The Fourth Discontinuity: The Co-Evolution of Humans and Machines

Bruce Mazlish, Author Yale University Press $45 (282p) ISBN 978-0-300-05411-8
In Mazlish's heady scenario, combots (computerized robots), enjoying a symbiotic relation with humans, may transmogrify into a new species, while human beings, growing ever more mechanical in body and mind, also turn into ``something like a new species . . . Homo comboticus ,'' who will replace ``precomputer Man.'' People, asserts this MIT history professor, differ from machines only to a degree; the ``fourth discontinuity''--our mental separation from the machines we create--will soon end, he predicts. This provocative study first assesses the shocks to the human ego administered by Copernicus, Darwin and Freud, who refuted our species' presumed discontinuities with the universe, with the animal kingdom and with our own subconscious minds. Ranging widely from Leonardo's inventions to genetic engineering, with excursions into ancient automata, Charles Babbage's prototype computers, Mary Shelley's Frankenstein and Samuel Butler's Erewhon , Mazlish ponders our ambivalent relationship to technology. Illustrated. (Sept.)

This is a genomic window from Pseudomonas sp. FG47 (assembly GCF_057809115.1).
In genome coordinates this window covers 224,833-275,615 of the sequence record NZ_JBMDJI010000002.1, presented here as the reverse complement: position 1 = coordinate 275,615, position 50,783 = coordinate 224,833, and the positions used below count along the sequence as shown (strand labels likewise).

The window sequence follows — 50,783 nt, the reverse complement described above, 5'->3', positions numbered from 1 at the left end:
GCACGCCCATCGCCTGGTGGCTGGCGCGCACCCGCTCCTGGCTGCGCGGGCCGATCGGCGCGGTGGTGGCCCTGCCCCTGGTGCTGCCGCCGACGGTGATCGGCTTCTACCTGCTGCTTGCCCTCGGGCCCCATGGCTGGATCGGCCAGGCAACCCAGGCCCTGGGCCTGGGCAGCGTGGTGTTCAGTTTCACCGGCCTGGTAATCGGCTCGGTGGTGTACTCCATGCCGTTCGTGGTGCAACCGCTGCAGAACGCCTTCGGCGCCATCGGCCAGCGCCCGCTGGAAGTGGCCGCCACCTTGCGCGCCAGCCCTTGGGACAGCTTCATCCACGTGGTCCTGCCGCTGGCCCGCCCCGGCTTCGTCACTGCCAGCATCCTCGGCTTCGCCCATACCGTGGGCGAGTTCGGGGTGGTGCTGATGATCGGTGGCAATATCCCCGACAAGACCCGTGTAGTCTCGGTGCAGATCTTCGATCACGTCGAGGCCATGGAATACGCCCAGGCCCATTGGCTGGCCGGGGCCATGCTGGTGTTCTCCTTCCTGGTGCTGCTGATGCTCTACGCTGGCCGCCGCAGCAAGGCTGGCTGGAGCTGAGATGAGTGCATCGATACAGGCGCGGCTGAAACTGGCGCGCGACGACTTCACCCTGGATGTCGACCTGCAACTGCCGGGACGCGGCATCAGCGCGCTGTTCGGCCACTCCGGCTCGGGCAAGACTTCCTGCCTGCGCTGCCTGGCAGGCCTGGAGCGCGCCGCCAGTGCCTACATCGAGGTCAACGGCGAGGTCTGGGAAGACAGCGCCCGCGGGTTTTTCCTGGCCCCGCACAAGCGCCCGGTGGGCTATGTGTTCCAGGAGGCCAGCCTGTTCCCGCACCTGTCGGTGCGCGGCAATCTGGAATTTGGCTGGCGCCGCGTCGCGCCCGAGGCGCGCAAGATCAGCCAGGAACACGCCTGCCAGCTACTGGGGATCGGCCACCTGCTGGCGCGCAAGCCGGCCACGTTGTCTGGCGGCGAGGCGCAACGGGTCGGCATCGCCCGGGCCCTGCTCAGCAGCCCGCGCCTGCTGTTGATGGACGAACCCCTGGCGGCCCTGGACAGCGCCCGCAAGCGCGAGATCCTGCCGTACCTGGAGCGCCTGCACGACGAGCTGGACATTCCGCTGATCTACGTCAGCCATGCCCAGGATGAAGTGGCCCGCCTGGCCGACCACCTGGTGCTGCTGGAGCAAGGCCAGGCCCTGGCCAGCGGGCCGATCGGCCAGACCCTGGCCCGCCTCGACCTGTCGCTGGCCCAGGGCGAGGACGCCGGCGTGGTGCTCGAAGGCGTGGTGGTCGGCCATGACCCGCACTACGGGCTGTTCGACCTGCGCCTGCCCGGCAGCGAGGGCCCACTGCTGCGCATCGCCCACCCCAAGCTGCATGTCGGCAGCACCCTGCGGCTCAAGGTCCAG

Reviewed on: 08/02/1993
Release date: 08/01/1993
Genre: Nonfiction
Paperback - 282 pages - 978-0-300-06512-1
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